Application and Installation Considerations for EMI Filters

Posted by Peter Matthews on Dec 17, 2019 10:59:00 AM
Peter Matthews

EMI filtering plays an important role in reducing noise that could interfere with other devices; in medical or defense applications, for example, false alarms due to external interference could be detrimental. Here, we will continue our EMI filtering exploration with application and installation considerations. For earlier reading, review EMI filtering basics and filter performance.

Application Considerations for Panel Mount EMI Filters

Thread Size or Head Size?

Thread size has no relevance to the mounting pitch, but it can influence cost. In addition, very small threads are challenging to work with and offer little gain over larger thread sizes.

If close mounting pitch is important for the application, select a round body style. Mounted using modified screwdriver blades, the round body style negates the need to allow space for mounting sockets, so components can be mounted almost touching each other. Knowles Precision Devices (KPD) offers a full range of round head filter types - SFKB, SFKK, SFLM and SFUM. Special requirements can also be considered.

head_shape

Diagram showing the pitch improvement possible with round head filters compared to traditional hexagon heads

 

Hermetic Seals or Resin Seals?

Resin sealed filters have epoxy encapsulants injected into the cavities around the filter elements to create a durable assembly. The resin supports the pins and seals the ceramic to prevent reliability issues, like moisture ingress; ingress is possible when poor encapsulants crack away from the metalwork due to changes in temperature. Poor encapsulants can also exert a force on the ceramic which can result in cracking and electrical failure. MIL or Space specifications generally do not require that resin sealed filters are tested for immersion or accelerated damp heat testing.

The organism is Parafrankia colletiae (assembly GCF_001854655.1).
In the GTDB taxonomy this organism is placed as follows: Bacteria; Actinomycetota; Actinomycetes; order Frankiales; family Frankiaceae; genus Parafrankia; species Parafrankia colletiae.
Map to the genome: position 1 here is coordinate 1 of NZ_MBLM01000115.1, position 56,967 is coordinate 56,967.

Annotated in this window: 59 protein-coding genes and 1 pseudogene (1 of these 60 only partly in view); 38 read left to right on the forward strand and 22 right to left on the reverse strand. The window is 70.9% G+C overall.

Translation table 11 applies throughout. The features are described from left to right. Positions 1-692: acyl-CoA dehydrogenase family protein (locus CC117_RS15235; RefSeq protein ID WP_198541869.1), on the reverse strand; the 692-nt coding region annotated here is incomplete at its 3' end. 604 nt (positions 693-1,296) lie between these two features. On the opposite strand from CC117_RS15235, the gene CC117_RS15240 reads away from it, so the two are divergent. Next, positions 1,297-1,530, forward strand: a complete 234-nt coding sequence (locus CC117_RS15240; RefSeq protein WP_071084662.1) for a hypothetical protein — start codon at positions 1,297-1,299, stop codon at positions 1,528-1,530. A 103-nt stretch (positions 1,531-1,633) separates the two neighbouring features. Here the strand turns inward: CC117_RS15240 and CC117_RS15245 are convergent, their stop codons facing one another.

KPD resin sealed filters use a highly filled epoxy encapsulant with high purity and a very low co-efficient of thermal expansion; these characteristics are very close to the expansion co-efficient of the ceramic material itself, and other materials used in the construction. This helps to reduce risk of cracking and moisture ingress by enabling the filter to be thermally cycled with little stress applied to the ceramic elements. Certain KPD filters have successfully passed immersion and accelerated damp heat testing.

Screw mount ‘hermetic’ filters generally have glass to metal seals soldered into place instead of conventional resin seals. Hermetically sealed (glass to metal) solder mount filters are preferred or required over resin seals in applications where one end of the filter will be exposed to harsh environments, or where outgassing is critical on one side of the panel.

MIL or Space specifications generally require that hermetically sealed filters are tested for immersion or accelerated damp heat testing. Unless fitted with sealing rings, the hermetic seal will not provide a gas seal to protect internal capacitor elements. Solder mount hermetic filters may establish a gas seal between either side of the bulkhead, but this is more dependent on the sealing capabilities of the solder joint than the filter seal.